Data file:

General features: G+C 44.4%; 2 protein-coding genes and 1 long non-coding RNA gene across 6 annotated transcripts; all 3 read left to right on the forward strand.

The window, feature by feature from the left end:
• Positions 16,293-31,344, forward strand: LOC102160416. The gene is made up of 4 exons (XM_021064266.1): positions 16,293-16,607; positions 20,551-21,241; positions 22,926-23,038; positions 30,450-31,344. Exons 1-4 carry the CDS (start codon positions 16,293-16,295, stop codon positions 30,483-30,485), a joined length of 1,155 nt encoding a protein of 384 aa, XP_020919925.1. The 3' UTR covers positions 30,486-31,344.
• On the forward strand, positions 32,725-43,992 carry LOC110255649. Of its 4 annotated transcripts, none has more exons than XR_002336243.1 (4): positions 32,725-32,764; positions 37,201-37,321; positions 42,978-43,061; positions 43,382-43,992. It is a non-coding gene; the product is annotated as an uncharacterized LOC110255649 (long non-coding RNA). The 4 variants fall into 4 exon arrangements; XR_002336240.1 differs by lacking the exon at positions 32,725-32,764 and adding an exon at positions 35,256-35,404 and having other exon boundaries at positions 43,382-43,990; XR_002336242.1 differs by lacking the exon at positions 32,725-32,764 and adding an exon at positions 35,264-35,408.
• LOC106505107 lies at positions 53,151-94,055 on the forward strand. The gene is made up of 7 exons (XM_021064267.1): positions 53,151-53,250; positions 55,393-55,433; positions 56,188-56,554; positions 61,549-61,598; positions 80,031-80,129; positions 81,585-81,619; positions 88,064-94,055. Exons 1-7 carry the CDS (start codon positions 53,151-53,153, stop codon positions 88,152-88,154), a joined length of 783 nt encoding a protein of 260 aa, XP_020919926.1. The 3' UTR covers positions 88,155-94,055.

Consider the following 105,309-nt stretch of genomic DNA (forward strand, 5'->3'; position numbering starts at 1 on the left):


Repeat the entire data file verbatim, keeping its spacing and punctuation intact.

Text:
General features: G+C 44.4%; 2 protein-coding genes and 1 long non-coding RNA gene across 6 annotated transcripts; all 3 read left to right on the forward strand.

The window, feature by feature from the left end:
• Positions 16,293-31,344, forward strand: LOC102160416. The gene is made up of 4 exons (XM_021064266.1): positions 16,293-16,607; positions 20,551-21,241; positions 22,926-23,038; positions 30,450-31,344. Exons 1-4 carry the CDS (start codon positions 16,293-16,295, stop codon positions 30,483-30,485), a joined length of 1,155 nt encoding a protein of 384 aa, XP_020919925.1. The 3' UTR covers positions 30,486-31,344.
• On the forward strand, positions 32,725-43,992 carry LOC110255649. Of its 4 annotated transcripts, none has more exons than XR_002336243.1 (4): positions 32,725-32,764; positions 37,201-37,321; positions 42,978-43,061; positions 43,382-43,992. It is a non-coding gene; the product is annotated as an uncharacterized LOC110255649 (long non-coding RNA). The 4 variants fall into 4 exon arrangements; XR_002336240.1 differs by lacking the exon at positions 32,725-32,764 and adding an exon at positions 35,256-35,404 and having other exon boundaries at positions 43,382-43,990; XR_002336242.1 differs by lacking the exon at positions 32,725-32,764 and adding an exon at positions 35,264-35,408.
• LOC106505107 lies at positions 53,151-94,055 on the forward strand. The gene is made up of 7 exons (XM_021064267.1): positions 53,151-53,250; positions 55,393-55,433; positions 56,188-56,554; positions 61,549-61,598; positions 80,031-80,129; positions 81,585-81,619; positions 88,064-94,055. Exons 1-7 carry the CDS (start codon positions 53,151-53,153, stop codon positions 88,152-88,154), a joined length of 783 nt encoding a protein of 260 aa, XP_020919926.1. The 3' UTR covers positions 88,155-94,055.

Consider the following 105,309-nt stretch of genomic DNA (forward strand, 5'->3'; position numbering starts at 1 on the left):